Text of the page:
Thursday, August 26, 2010 - 07:52 PM UTC
Fantastic Plastics 1/48th Big Gemini kit has now been released.
In 1966, as the Gemini program was nearing an end, it was becoming obvious that a new system would soon be necessary to ferry large numbers of astronauts to the military and civilian space stations then being planned. (Ah, the 1960s!) McDonnell Douglas, primary contractors for the Gemini spacecraft, proposed building upon their existing technology to fill this need with an enlarged spacecraft that could transport up to 12 passengers plus 12 tons of payload 6 to 14 times per year.
The "Big Gemini" -- or "Big G" as it was known -- was set to be operational by 1971. However, by that time, virtually all of America's space station projects had been abandoned and there was no longer a use for this system. "Big G" was deep-sixed.

Scale - 1/48
Material - Resin
Number of Pieces - 43
Decals Included
Master by Paul Roberts
Cast by BLAP! Models
Retail Price - $90.00

Please remember, when contacting retailers or manufacturers, to mention that you saw their products highlighted here - on ModelGeek.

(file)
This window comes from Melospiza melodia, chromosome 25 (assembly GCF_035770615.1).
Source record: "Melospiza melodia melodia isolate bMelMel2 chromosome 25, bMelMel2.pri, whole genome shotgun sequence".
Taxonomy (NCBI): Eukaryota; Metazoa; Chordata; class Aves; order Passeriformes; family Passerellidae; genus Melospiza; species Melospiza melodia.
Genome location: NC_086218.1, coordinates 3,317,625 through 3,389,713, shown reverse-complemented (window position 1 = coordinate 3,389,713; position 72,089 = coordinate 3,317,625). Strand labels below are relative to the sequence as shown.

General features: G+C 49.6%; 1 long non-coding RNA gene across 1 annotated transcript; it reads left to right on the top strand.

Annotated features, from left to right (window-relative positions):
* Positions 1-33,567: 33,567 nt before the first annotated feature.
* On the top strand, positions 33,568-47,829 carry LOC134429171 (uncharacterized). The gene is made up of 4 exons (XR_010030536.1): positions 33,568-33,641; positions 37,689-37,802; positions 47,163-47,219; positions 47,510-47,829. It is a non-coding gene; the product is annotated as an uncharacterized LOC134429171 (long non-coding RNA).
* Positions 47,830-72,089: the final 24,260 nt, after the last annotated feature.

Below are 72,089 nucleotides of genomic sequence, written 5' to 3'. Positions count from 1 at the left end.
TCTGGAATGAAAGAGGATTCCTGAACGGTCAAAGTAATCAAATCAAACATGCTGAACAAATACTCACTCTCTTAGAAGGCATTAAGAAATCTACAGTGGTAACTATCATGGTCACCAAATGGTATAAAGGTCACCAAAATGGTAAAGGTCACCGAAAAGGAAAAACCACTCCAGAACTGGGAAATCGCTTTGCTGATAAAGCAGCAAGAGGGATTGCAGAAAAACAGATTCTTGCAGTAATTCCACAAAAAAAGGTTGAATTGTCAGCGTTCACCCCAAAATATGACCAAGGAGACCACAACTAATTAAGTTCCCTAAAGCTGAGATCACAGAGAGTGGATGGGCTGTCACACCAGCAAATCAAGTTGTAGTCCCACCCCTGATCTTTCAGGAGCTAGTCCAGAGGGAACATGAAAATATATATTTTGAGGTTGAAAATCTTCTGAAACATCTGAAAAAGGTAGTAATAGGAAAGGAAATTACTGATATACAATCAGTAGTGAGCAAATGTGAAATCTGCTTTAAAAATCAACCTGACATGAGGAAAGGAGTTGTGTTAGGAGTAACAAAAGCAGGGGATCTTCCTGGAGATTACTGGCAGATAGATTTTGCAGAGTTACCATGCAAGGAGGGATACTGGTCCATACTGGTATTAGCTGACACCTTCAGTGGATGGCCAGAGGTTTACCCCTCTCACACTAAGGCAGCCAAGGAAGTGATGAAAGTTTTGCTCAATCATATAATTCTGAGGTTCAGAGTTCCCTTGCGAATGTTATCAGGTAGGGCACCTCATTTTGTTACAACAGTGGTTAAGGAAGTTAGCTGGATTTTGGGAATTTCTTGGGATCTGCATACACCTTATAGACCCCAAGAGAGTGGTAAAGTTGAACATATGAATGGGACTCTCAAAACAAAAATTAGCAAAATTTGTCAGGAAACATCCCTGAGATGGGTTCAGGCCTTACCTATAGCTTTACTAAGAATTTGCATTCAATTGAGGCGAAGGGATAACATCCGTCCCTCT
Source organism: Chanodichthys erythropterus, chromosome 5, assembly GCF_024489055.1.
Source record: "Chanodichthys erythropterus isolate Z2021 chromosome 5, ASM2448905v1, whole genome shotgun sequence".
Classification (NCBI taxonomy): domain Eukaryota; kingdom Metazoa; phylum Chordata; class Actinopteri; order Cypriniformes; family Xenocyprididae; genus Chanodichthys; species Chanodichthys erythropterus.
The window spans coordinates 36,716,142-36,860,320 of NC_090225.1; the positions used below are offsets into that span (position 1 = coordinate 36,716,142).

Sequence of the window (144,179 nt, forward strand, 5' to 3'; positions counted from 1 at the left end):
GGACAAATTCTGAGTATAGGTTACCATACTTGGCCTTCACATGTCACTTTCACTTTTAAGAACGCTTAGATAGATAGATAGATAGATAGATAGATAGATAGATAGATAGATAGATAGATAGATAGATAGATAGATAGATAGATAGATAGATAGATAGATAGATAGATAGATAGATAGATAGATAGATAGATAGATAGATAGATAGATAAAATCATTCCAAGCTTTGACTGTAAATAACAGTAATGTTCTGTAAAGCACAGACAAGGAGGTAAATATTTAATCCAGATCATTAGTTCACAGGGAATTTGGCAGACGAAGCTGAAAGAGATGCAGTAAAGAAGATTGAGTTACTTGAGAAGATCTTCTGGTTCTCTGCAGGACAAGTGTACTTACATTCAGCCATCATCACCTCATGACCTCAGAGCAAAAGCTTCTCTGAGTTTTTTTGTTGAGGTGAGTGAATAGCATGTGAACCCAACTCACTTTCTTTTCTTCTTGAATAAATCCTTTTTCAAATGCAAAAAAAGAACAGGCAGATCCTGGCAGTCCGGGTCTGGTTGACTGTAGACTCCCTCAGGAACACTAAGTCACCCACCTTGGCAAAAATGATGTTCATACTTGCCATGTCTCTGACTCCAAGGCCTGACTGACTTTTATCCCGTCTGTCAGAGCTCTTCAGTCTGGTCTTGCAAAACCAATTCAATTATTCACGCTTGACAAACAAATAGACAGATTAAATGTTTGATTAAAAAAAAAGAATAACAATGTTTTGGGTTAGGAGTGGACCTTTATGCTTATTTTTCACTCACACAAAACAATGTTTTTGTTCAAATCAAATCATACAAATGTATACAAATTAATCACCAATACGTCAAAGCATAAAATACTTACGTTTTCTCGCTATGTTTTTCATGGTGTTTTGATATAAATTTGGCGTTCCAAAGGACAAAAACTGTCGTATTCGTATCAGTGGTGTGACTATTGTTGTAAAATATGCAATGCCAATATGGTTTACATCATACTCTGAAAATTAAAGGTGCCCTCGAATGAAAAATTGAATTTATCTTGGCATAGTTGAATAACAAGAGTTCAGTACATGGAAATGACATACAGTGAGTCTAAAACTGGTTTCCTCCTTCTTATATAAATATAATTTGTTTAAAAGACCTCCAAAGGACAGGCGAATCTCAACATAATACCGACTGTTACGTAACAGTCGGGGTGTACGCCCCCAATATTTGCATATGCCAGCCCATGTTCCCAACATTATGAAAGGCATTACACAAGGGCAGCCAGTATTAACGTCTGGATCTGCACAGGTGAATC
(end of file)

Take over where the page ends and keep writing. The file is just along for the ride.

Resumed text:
All images here are copyright of Fantastic Plastic.
Click Star to Rate
No one has rated this yet.
Get a daily email with links to all our latest news, reviews, and features.


Hi Andy I wonder if, with the shuttle retiring, the powers that be are looking at old projects like this and wondering quietly if they made the right call back then... There's a very interesting overview of the Big Gemini HERE All the best Rowan
AUG 27, 2010 - 09:22 AM
The Astronautix site contains a lot of the information I used to make the master. As for the right decision, well, the shuttle was the wrong decision for a number of reasons, but the Big G would not have been a "right" decision unless the matching space stations that were envisioned in the early 60s came to pass. It would have had more capability than a Soyuz or Progress, but not the capability needed to build a station the size of the ISS. Maybe with a version of the mission podules, though, it could have been used as a sort of "construction shack" for the initial stages of the construction and the modules lifted on stock or enhanced versions of the S-Ib. Paul
SEP 16, 2010 - 09:19 AM

Click image to enlarge
  • move
  • move
  • move
Fantastic Plastic ReviewsMORE